I remember a close friend who was a great person, and loved the Lord. However, she was really negative. She had frequent complaints about her husband and her in-laws. After some time, I found similar critical thoughts crossing my mind. God was super gracious to reveal that my friendship with her wasn’t bringing out the best version of myself.

Finally, on the thought of friendship, we need a pride.

Last year my heart was greatly encouraged by reading Lisa Bevere’s Lioness Arising. It’s a book speaking to the strength of women and the importance of women in the lives of one another. God is so good to give us family, friends and a church to groom us through the journey of life.

Lisa informs us that lionesses groom each other’s hard to reach areas, the head and neck. She says, “Because we belong to Jesus, we are clean. But even so, in the course of a day, our feet can get dirty, and sometimes, depending on where we’ve been or what we’ve done or worn, our feet can even get stinky.” She connects this to Jesus washing the disciples feet in John 13 saying, “the foot washing symbolizes how we can refresh and restore each other, especially when the paths we tread get us dirty.”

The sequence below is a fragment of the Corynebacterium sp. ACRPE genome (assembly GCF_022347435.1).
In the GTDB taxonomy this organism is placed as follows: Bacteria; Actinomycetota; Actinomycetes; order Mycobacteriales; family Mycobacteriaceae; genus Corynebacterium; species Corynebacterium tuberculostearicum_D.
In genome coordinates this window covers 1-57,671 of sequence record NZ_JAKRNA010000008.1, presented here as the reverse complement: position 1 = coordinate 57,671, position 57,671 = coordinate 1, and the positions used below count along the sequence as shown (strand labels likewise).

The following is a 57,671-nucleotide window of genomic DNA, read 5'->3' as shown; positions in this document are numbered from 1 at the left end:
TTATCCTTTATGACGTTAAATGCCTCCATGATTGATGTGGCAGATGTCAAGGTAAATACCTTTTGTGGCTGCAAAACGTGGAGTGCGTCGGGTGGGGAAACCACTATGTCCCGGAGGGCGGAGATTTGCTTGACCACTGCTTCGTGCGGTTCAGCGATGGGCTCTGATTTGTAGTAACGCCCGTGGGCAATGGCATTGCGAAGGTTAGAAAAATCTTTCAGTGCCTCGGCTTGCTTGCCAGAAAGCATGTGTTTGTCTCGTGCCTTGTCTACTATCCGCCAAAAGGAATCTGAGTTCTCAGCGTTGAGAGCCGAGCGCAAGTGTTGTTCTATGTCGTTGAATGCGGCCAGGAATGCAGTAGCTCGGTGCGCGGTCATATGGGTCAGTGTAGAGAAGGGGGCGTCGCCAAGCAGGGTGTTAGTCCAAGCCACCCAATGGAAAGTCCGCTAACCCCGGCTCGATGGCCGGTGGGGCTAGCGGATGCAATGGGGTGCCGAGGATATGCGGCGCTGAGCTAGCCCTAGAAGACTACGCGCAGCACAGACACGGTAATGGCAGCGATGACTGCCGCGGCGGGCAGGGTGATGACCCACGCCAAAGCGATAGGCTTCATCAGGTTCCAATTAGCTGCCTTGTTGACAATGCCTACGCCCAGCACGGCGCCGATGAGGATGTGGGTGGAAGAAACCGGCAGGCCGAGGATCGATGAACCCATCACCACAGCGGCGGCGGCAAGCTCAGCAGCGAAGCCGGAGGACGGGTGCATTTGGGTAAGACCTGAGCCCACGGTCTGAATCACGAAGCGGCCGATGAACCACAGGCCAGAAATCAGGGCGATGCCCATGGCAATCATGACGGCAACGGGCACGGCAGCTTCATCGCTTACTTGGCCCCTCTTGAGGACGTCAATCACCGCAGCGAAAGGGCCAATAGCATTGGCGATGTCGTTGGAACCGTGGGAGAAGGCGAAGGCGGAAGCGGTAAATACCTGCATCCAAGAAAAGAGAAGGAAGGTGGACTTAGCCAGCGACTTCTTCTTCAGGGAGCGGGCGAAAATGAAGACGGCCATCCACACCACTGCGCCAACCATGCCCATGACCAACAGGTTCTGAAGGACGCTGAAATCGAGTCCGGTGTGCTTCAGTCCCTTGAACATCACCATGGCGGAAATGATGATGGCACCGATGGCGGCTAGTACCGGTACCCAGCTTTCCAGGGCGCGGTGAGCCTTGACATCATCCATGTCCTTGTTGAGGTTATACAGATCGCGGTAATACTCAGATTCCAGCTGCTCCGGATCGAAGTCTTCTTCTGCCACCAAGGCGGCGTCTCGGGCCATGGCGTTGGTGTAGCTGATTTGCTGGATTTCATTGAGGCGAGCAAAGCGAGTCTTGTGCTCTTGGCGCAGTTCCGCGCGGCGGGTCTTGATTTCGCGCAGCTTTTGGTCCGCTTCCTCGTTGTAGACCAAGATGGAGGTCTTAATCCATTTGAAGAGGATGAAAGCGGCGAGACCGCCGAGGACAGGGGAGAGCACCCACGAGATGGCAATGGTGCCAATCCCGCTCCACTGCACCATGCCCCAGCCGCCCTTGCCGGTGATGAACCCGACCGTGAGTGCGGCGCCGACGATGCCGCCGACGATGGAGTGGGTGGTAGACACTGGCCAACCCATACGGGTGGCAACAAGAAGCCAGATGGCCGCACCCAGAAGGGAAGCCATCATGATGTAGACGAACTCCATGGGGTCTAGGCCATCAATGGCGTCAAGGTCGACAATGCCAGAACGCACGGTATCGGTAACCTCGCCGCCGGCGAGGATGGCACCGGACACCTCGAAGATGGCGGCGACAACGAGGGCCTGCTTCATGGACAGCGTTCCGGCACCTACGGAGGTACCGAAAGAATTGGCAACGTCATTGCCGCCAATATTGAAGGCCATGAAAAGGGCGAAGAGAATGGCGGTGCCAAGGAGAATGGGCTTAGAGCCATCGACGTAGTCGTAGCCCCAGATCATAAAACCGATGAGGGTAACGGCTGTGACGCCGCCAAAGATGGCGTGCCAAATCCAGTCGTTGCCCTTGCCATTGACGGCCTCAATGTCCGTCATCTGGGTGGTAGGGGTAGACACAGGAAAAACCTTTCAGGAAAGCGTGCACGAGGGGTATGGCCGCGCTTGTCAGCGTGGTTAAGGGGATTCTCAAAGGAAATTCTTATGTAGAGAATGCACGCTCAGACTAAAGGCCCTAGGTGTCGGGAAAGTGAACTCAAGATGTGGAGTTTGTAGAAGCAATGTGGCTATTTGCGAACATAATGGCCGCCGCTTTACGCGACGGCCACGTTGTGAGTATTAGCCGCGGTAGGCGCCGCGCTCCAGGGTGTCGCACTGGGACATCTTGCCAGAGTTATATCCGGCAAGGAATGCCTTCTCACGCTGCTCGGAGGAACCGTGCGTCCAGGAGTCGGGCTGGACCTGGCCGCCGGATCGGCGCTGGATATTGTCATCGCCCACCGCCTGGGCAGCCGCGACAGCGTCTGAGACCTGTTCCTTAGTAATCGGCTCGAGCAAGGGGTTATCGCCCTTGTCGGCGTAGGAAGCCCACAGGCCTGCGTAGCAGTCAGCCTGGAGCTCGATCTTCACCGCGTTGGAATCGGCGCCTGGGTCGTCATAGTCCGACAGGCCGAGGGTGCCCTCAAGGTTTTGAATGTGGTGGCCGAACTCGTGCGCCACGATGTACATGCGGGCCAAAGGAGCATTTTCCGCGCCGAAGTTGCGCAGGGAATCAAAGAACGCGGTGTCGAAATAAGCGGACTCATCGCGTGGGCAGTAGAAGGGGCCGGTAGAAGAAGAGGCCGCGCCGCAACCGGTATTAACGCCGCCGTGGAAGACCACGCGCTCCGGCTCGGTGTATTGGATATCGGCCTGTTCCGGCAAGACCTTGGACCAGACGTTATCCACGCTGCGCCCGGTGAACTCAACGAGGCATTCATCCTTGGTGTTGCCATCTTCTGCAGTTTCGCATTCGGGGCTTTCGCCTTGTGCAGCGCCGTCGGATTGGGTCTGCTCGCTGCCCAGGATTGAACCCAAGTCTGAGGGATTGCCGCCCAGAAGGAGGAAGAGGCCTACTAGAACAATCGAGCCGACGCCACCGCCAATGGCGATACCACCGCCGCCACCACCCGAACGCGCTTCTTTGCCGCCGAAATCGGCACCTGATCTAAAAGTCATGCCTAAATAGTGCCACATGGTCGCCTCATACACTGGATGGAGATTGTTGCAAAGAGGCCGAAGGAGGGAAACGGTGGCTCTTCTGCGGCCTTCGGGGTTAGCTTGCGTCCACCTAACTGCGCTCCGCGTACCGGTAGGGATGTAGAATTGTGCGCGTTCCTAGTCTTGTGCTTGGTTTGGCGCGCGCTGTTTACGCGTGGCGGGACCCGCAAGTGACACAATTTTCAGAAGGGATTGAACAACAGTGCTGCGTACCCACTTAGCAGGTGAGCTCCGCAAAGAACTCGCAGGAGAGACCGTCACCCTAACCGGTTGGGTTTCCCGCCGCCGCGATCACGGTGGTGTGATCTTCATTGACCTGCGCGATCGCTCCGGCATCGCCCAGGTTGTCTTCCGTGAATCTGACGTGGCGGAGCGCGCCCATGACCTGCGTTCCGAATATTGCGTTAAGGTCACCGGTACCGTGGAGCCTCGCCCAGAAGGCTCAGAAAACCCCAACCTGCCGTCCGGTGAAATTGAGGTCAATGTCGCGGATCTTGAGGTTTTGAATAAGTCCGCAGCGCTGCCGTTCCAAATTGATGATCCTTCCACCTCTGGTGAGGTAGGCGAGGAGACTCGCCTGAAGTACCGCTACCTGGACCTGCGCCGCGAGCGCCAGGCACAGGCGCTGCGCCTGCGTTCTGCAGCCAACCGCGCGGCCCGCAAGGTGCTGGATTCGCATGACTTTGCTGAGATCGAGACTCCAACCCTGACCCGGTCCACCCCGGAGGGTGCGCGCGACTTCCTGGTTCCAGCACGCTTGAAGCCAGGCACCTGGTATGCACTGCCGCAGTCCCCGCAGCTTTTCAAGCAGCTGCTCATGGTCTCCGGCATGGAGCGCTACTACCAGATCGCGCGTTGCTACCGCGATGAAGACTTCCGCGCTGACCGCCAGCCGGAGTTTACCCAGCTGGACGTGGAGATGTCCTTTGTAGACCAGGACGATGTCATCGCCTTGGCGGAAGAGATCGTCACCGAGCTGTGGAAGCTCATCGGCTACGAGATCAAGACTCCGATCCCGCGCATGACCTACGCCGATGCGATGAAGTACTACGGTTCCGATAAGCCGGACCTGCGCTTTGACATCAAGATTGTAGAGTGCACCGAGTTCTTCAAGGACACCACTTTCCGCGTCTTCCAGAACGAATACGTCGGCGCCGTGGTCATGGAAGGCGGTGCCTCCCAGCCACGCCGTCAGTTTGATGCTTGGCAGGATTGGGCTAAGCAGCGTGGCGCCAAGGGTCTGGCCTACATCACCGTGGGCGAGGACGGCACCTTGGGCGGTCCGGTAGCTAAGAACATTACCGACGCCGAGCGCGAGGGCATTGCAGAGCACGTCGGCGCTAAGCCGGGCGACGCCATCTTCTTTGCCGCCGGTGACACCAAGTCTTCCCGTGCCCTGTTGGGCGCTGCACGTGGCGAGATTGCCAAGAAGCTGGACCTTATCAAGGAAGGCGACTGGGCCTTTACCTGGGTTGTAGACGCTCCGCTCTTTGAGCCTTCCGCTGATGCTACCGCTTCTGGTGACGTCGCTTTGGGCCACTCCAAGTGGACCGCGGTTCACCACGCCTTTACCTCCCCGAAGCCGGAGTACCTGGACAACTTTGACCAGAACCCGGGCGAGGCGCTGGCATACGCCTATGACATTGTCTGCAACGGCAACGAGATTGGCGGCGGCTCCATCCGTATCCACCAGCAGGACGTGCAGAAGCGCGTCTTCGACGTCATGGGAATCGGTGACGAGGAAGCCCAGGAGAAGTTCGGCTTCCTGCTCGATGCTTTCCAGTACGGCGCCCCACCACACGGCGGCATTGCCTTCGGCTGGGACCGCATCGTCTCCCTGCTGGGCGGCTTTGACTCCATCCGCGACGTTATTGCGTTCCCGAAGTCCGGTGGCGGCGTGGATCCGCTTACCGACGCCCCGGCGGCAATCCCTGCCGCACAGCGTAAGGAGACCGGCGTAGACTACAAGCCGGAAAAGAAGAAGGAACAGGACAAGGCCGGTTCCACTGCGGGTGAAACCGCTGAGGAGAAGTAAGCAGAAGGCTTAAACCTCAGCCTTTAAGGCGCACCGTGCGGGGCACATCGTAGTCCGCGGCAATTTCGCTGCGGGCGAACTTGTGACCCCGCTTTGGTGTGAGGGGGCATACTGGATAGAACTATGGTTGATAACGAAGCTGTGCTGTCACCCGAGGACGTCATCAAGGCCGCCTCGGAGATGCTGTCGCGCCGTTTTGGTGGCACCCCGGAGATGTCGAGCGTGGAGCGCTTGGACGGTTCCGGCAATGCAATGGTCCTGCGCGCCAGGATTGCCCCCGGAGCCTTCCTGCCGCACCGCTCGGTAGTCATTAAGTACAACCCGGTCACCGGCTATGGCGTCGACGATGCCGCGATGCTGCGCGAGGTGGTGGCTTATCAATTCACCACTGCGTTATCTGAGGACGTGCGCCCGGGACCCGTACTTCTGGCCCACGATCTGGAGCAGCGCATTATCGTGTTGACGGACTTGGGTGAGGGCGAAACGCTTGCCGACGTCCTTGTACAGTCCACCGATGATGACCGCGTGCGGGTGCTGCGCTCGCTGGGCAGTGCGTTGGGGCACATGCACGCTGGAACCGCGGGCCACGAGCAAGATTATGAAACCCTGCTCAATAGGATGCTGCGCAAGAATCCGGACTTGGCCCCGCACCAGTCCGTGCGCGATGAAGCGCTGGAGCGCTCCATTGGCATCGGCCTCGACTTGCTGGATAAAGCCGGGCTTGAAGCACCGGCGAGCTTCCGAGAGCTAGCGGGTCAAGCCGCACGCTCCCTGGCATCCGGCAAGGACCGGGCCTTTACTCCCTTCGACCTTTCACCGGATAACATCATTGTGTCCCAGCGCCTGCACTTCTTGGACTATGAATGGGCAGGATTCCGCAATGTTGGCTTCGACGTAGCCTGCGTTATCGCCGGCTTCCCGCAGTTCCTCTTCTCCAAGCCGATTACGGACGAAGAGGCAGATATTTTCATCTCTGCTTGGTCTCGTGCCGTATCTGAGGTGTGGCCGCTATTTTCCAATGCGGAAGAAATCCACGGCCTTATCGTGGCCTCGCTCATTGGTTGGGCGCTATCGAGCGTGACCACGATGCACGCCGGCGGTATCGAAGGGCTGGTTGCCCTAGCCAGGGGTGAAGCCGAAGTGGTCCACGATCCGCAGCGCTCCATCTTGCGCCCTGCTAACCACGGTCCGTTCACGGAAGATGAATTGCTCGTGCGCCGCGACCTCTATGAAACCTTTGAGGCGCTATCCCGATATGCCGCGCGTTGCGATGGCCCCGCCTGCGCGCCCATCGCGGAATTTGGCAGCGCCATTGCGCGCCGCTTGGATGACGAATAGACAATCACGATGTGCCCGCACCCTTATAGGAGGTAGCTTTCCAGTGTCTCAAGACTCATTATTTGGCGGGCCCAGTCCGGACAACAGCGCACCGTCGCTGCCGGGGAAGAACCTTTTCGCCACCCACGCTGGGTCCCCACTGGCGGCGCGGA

The point is—we need one another. Allow me to share a final thought of Lisa’s with you, “friendships and churches without connection and interaction will not groom you for God’s purpose.”

God intends to use us to strengthen, encourage and uplift one another. Let me tell you, I’ve been in some miry clay this past year. I’ve had some mountaintop moments accompanied by as many valley low heartaches. How would I have pressed through without the connections and interactions the Lord provided to groom me from my special relationships?

Three things to keep in mind: you are uniquely made, seek the Lord to lead you as He designed you; be mindful of the company you keep exerting caution around negative emotion; have your people, we all need restored and refreshed from time-to-time.

It makes for a beautiful picture and a beautiful sound….

the best version of you!

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[Lioness Arising, Chapter 7 – Lisa Bevere]